I apprehend, be disputed by any reasonable 
person. But it has been thought by many 
people, that it tends to encourage tillage, and 
that in two different ways; first, by opening a 
more extensive foreign market to the corn of 
the farmer, it tends, they imagine, to increase 
the demand for, and consequently the production 
of, that commodity; and, secondly, 
by securing to him a better price than he 
could otherwise expect in the actual state of 
tillage, it tends, they suppose, to encourage 
tillage. This double encouragement must, 
they imagine, in a long period of years, occasion 
such an increase in the production of 
corn, as may lower its price in the home market
much more than the bounty can raise it, 
in the actual state which tillage may, at the 
end of that period, happen to be in. 
I answer, that whatever extension of the 
foreign market can be occasioned by the bounty 
must, in every particular year, be altogether 
at the expense of the home market; as every 
bushel of corn, which is exported by means of 
the bounty, and which would not have been 
exported without the bounty, would have remained 
in the home market to increase the 
consumption, and to lower the price of that 
commodity. The corn bounty, it is to be observed
as well as every other bounty upon exportation
imposes two different taxes upon 
the people; first, the tax which they are obliged 
to contribute, in order to pay the bounty
and, secondly, the tax which arises from 
the advanced price of the commodity in the 
home market, and which, as the whole body 
of the people are purchasers of corn, must, in 
this particular commodity, be paid by the 
whole body of the people. In this particular 
commodity, therefore, this second tax is by 
much the heaviest of the two. Let us suppose 
that, taking one year with another, the 
bounty of 5s. upon the exportation of the 
quarter of wheat raises the price of that commodity 
in the home market only 6d. the bushel
or 4s. the quarter higher than it otherwise 
would have been in the actual state of 
the crop. Even upon this very moderate supposition, 
the great body of the people, over 
and above contributing the tax which pays 
the bounty of 5s. upon every quarter of wheat 
exported, must pay another of 4s. upon every 
quarter which they themselves consume. But 
according to the very well informed author of 
the Tracts upon the Corn Trade, the average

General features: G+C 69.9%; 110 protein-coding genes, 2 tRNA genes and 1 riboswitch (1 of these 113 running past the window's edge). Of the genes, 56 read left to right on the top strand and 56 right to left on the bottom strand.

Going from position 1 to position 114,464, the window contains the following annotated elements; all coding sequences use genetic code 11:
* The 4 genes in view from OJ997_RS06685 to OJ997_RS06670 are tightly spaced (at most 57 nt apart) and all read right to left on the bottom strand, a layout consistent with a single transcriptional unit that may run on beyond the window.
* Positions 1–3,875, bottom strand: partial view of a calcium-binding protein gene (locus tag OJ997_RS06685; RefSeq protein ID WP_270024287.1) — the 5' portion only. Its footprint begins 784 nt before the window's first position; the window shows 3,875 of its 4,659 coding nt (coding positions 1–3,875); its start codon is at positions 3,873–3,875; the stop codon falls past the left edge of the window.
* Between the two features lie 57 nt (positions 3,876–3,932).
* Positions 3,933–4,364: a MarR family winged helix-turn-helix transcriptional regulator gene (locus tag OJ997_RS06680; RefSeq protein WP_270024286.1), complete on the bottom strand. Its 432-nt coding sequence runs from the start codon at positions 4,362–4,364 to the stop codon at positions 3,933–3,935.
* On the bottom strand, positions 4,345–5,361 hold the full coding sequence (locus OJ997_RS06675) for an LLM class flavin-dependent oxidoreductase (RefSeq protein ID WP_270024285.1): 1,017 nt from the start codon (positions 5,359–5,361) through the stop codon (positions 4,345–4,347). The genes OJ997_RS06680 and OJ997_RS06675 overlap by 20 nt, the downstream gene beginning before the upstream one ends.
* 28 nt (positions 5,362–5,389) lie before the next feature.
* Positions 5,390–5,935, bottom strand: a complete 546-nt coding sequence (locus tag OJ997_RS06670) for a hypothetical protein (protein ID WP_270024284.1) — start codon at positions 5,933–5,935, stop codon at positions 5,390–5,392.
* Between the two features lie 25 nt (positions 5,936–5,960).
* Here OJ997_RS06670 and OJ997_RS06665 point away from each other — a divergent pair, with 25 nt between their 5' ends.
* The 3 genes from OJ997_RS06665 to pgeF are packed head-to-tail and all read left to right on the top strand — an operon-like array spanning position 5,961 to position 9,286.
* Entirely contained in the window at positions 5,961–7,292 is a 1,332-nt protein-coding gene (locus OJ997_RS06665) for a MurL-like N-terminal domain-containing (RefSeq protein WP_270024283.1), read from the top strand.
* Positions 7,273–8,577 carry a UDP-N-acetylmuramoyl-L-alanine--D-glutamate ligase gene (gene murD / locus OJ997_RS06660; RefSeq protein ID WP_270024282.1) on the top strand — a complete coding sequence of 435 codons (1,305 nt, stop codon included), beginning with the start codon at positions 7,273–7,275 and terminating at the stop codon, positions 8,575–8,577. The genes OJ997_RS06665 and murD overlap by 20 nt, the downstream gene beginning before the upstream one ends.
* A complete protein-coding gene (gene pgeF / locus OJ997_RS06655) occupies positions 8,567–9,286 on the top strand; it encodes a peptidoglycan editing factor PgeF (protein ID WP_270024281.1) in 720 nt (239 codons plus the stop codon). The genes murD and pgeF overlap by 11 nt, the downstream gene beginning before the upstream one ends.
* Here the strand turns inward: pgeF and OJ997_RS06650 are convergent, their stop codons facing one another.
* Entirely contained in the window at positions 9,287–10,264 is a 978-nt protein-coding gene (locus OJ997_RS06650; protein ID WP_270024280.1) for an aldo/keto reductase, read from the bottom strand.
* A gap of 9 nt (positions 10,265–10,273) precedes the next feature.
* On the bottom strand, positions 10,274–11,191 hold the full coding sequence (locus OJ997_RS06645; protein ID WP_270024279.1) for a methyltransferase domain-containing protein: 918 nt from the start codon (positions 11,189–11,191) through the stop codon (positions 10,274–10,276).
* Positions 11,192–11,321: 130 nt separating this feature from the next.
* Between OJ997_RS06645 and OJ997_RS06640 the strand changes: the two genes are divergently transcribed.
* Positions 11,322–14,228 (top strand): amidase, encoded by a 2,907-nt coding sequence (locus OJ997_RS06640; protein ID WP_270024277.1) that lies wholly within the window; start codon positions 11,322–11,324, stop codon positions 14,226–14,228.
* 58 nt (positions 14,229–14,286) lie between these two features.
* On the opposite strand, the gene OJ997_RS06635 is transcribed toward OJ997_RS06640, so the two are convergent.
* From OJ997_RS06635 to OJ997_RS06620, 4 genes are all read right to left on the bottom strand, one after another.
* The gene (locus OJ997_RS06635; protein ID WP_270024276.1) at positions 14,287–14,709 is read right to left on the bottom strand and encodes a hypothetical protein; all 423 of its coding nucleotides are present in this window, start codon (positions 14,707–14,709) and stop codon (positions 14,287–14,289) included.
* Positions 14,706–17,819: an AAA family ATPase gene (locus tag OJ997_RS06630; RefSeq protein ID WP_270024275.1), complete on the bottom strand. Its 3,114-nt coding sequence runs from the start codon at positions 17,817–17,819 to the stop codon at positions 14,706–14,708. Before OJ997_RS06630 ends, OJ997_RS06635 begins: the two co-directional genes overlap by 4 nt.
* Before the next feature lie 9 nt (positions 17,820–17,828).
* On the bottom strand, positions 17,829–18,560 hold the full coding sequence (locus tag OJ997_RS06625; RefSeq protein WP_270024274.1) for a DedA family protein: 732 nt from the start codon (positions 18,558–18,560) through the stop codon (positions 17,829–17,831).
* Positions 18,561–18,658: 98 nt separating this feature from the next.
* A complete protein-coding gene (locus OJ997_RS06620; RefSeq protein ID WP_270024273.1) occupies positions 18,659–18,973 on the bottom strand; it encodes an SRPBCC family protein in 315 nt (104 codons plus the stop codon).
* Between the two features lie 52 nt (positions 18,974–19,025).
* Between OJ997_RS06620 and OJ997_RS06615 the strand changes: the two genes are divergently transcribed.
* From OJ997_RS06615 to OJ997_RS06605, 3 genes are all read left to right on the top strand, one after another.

proportion of the corn exported to that consumed 
at home, is not more than that of one 
to thirty-one. For every 5s. therefore, which 
they contribute to the payment of the first 
tax, they must contribute L.6, 4s. to the payment 
of the second. So very heavy a tax 
upon the first necessary of life must either reduce 
the subsistence of the labouring poor
or it must occasion some augmentation in 
their pecuniary wages, proportionable to that 
in the pecuniary price of their subsistence. So 
far as it operates in the one way, it must reduce 
the ability of the labouring poor to educate 
and bring up their children, and must, 
so far, tend to restrain the population of the 
country. So far as it operates in the other, 
it must reduce the ability of the employers of 
the poor, to employ so great a number as they 
otherwise might do, and must so far tend to 
restrain the industry of the country. The extraordinary 
exportation of corn, therefore, occasioned 
by the bounty, not only in every 
particular year diminishes the home, just as 
much as it extends the foreign market and 
consumption, but, by restraining the population 
and industry of the country, its final tendency 
is to stint and restrain the gradual extension 
of the home market; and thereby, in 
the long-run, rather to diminish than to augment 
the whole market and consumption of 
This enhancement of the money price of 
corn, however, it has been thought, by rendering 
that commodity more profitable to the 
farmer, must necessarily encourage its production
I answer, that this might be the case, if the 
effect of the bounty was to raise the real price 
of corn, or to enable the farmer, with an equal 
quantity of it, to maintain a greater number 
of labourers in the same manner, whether liberal
moderate, or scanty, than other labourers 
are commonly maintained in his neighbourhood
But neither the bounty, it is evident
nor any other human institution, can 
have any such effect. It is not the real, but 
the nominal price of corn, which can in any 
considerable degree be affected by the bounty
And though the tax, which that institution 
imposes upon the whole body of the people
may be very burdensome to those who pay it, 
it is of very little advantage to those who receive 
The real effect of the bounty is not so much 
to raise the real value of corn, as to degrade 
the real value of silver; or to make an equal 
quantity of it exchange for a smaller quantity, 
not only of corn, but of all other home made 
commodities; for the money price of corn regulates 
that of all other home made commodities
It regulates the money price of labour
which must always be such as to enable the 
labourer to purchase a quantity of corn sufficient 
to maintain him and his family, either 
in the liberal, moderate, or scanty manner, in 
which the advancing, stationary, or declining 
circumstances of the society, oblige his employers 
to maintain him. 
It regulates the money price of all the 
other parts of the rude produce of land
which, in every period of improvement, must 
bear a certain proportion to that of corn
though this proportion is different in different 
periods. It regulates, for example, the money 
price of grass and hay, of butcher's meat, of